DOACs have not been evaluated for use in pregnant women and children and should not be used for these patients. Table 1 summarises the recommended indications and contraindications for DOACs in AF patients.25

Statement 3. The CHA2DS2-VASc score is well-validated; the CHA2DS2-VA score can be considered for use in practice.

Level of evidence: Low.

Level of agreement: 95% agree, 0% neutral, 5% disagree.

Stroke risk assessment forms a critical part of AF management.11–14 The identification of AF patients at elevated stroke risk would allow targeted prescription of oral anticoagulation to the appropriate subgroup of AF patients with a favourable benefit-risk ratio.26 Multiple clinical, anatomical and biochemical risk factors for stroke have been identified in AF patients.27 However, a simple, reliable and widely accepted risk score such as the CHA2DS2-VASc would be more practical for front-line clinicians than a more complex risk score involving multiple other non-clinical factors, even if the latter is more accurate (with a marginally higher C statistic).28,29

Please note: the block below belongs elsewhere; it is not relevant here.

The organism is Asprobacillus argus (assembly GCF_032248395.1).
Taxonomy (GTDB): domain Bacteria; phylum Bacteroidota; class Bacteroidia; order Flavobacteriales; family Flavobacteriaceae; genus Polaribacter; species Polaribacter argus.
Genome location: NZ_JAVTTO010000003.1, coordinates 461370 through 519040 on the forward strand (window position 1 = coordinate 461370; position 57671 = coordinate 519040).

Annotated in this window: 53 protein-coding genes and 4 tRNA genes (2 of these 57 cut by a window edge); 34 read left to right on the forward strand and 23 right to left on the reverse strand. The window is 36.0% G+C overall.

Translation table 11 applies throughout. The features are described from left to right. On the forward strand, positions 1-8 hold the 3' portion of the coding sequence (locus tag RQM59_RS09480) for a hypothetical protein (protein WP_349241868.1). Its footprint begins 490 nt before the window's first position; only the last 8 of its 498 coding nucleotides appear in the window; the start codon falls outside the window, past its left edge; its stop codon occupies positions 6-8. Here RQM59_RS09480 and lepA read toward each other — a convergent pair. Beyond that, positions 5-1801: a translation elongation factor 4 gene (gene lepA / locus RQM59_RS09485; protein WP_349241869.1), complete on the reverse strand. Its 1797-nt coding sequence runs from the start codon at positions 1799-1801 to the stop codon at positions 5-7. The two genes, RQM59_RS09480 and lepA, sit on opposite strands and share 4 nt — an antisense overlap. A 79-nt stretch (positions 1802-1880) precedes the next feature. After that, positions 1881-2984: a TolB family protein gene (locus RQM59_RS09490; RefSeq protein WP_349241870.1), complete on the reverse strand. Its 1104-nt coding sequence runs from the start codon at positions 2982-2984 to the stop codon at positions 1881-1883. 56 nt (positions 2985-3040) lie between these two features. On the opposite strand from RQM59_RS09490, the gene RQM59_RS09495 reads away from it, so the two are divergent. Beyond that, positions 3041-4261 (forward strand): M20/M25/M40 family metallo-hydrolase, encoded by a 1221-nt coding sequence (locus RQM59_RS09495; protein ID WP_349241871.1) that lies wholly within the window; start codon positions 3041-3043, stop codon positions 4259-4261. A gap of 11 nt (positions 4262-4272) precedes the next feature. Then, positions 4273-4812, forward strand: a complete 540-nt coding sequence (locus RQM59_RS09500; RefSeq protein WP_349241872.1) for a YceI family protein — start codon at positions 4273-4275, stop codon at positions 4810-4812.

Clinicians also need to be aware of the dynamic nature of individual components of the CHA2DS2-VASc risk score.30,31 Almost half of AF patients initially at low stroke risk (CHA2DS2-VASc 0 or 1) are no longer low risk after a mean follow-up of 4 years.32 The CHA2DS2-VASc score increases in about 12% of initially low-risk AF patients each year – hence it would be reasonable to reassess this risk score more frequently.33